The Vitra Design Museum -- which was designed by Frank Gehry -- in Weil am Rhein, Germany is preparing for the debut of two exhibitions that will showcase the rich histories rooted in the African modernism movement and the burgeoning contemporary design scene in the African continent.
The first exhibition, "Architecture of Independence", documents more than 80 buildings in Kenya, Côte d’Ivoire, Ghana, Senegal, and Zambia. Opening this Friday, February 20, the exhibition tells how each country used futuristic architecture and design to express their developing identities as independent nations. The exhibition also features photographic compositions from Iwan Baan.
"Making Africa – A Continent of Contemporary Design" will feature the works of over 120 artists and designers that illustrate the role of design in propelling economic and political change throughout the Africa. "Making Africa" opens its doors on March 14.
More details below.
"Architecture of Independence - African Modernism"
"The exhibition in the Vitra Design Museum Gallery is one of the first presentations of this remarkable period of more recent architectural history. Curated by architect and author Manuel Herz, with substantial contribution by photographer Iwan Baan, the exhibition documents more than 80 buildings in five countries; Kenya, Côte d’Ivoire, Zambia,Ghana and Senegal."
"When many countries in Central and Sub-Saharan Africa gained their independence in the 1960s, experimental and futuristic architecture became a principal means by which the young nations expressed their national identities."
"The often heroic and daring designs of parliament buildings, central banks, stadiums, conference centers, universities and independence memorials mirror the forward-looking spirit that was dominant in these countries at the time."
"However, this architecture also represents the difficulties, contradictions and dilemmas that the young nations experienced in their independence process, as building designs and architects were often imported from foreign countries, if not from one of the former colonial powers."
"On the basis of the projects shown, the exhibition traces the relationship between the architectural production of the countries named above and their individual nation-building processes."
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"Making Africa – A Continent of Contemporary Design"
"Africa is presented as a hub of experimentation generating new approaches and solutions of worldwide relevance – and as a driving force for a new discussion of the potential of design in the twenty-first century. When the 'African boom' comes up in the media, the reports tend to focus on the continent’s fast-paced economic growth or the rapidly expanding middle class – phenomena that will remain at the root of fundamental changes in coming decades."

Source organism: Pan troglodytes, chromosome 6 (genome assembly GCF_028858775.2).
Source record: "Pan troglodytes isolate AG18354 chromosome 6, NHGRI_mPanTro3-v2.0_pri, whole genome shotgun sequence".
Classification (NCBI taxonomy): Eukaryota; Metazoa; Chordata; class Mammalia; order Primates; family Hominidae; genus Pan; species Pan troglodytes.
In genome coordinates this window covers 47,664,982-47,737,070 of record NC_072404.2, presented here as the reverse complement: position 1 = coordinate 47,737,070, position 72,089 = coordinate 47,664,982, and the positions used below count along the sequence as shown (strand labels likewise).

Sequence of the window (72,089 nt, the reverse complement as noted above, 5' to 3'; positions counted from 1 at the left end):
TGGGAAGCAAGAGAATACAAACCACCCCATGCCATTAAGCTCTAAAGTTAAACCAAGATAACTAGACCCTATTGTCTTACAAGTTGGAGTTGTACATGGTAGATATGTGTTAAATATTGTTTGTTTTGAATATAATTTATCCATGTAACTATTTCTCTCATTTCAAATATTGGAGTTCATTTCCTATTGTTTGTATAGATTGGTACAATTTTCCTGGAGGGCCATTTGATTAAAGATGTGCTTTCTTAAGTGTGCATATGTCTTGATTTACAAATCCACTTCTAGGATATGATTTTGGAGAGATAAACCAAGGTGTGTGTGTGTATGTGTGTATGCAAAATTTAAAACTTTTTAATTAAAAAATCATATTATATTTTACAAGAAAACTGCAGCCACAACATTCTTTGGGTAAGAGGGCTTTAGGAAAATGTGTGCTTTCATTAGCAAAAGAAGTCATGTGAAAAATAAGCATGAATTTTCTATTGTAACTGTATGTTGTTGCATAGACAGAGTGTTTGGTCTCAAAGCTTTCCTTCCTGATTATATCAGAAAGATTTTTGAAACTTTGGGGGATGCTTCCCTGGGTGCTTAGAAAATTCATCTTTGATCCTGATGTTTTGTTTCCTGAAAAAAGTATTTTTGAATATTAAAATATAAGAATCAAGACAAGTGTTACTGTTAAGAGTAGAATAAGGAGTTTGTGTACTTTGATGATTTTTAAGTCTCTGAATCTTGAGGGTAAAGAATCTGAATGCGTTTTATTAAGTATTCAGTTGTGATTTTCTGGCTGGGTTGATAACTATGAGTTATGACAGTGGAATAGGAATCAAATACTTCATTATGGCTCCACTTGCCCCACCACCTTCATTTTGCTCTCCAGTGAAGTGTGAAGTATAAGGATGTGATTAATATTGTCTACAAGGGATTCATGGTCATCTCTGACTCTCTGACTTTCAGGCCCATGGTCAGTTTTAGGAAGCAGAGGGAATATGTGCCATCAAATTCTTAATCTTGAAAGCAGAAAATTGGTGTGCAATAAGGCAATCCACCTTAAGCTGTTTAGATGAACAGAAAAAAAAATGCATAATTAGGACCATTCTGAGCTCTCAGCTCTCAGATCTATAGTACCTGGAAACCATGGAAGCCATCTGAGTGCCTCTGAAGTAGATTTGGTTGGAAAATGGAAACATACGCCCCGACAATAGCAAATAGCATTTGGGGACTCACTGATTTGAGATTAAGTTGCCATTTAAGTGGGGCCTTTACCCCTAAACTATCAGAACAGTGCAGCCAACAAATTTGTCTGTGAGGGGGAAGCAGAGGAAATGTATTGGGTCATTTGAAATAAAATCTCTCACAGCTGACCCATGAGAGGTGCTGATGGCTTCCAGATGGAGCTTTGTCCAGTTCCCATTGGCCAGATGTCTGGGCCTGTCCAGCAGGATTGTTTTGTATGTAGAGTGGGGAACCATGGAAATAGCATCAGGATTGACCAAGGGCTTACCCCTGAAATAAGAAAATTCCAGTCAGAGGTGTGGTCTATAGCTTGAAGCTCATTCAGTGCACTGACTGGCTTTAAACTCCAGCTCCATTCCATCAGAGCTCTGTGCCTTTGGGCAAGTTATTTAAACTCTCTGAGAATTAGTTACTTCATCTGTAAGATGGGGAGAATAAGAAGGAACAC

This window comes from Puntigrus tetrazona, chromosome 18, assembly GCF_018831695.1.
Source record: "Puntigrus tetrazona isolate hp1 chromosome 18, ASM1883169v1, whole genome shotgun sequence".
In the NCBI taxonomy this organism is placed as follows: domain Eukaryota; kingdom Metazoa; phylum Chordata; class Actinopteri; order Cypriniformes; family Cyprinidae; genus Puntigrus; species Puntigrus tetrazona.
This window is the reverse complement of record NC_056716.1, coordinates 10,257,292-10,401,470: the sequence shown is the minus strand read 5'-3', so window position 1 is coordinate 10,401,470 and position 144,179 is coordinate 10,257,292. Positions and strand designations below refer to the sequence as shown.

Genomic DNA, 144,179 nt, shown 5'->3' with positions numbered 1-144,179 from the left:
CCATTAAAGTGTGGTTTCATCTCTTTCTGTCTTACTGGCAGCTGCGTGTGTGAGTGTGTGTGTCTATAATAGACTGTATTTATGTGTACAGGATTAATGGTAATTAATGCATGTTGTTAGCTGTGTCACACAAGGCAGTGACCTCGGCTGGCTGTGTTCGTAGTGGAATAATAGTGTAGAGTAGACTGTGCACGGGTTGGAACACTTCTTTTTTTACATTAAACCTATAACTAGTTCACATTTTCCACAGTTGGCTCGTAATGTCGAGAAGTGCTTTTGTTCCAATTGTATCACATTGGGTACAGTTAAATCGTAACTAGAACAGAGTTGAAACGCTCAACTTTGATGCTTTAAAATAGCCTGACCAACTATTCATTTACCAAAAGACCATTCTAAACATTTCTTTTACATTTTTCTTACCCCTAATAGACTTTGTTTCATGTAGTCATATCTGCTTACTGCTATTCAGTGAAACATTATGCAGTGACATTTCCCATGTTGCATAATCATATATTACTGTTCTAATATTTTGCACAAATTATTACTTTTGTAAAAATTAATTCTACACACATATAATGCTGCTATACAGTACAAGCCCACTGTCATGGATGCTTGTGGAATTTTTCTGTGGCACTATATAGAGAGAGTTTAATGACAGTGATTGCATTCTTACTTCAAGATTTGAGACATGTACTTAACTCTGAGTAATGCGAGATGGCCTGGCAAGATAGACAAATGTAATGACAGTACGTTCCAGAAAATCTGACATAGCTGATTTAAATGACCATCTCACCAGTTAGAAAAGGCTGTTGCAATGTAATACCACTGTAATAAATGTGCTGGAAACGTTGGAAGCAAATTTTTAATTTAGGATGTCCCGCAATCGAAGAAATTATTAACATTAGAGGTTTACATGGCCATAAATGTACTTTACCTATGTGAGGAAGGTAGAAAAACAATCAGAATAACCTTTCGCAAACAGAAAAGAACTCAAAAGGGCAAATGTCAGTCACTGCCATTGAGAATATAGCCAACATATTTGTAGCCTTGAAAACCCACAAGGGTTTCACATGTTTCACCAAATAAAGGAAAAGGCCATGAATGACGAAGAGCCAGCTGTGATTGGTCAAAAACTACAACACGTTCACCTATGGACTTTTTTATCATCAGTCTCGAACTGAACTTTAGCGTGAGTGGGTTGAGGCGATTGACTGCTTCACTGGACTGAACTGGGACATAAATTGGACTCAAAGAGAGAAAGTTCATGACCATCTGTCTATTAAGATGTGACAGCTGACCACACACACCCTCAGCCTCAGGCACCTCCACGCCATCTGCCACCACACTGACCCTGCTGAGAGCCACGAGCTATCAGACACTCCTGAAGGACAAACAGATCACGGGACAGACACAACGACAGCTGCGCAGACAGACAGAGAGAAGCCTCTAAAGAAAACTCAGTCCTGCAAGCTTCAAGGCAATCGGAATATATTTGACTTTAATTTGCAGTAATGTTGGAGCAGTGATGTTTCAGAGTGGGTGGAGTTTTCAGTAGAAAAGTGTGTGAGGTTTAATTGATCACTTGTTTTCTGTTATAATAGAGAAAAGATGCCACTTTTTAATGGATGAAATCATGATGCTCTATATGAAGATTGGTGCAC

"However, another development has already altered the everyday lives of all Africans and yields a significant influence upon the work of artists and designers. At present, there are already 650 million registered mobile phones in Africa, more than in Europe or the US. Many of these devices have access to the Internet and thus create a platform for communication and the exchange of information."
"This portal to the world has enabled the shift in perspective that lies at the center of 'Making Africa – A Continent of Contemporary Design'. The exhibition focuses on a new generation of entrepreneurs, thinkers and designers from and within Africa, who – as 'digital natives' – address a global audience and provide the world with a new vantage point on their continent. They often work across several disciplines simultaneously and break with conventional definitions of design, art, photography, architecture and film."
"Making Africa features a plethora of work cutting across a wide variety of media, the architecture of Francis Kéré, David Adjaye and Kunlé Adeyemi, remarkable cardboard city models by Bodys Isek Kingelez and animation art by Robin Rhode, a South African based in Berlin. All of the works presented are underpinned by a quest to address questions of material culture and everyday aesthetics – in short, questions of design. The objects show that design in Africa is understood on a much more inclusive level than in Western societies – and they are proof that this understanding can produce innovative new approaches to design."
"The cultural and historical foundations of 'Making Africa' come from a retrospective look at early postcolonial Africa. Back in the 1960s, photographers such as Seydou Keïta and Malick Sidibé or the South African magazine 'Drum' showed a continent beyond wars, crises and catastrophes. The architecture produced during those initial years of independence also epitomizes the emergence of a new era of self-confidence that largely dissipated over the following decades."
"The exhibition was curated by Amelie Klein, Curator at the Vitra Design Museum. Consulting Curator was Okwui Enwezor, Director of Haus der Kunst in Munich and Director of the 56th Venice Biennale in 2015. Following its premiere at the Vitra Design Museum, the exhibition will be presented at the Guggenheim Museum in Bilbao from autumn 2015."
More info here.
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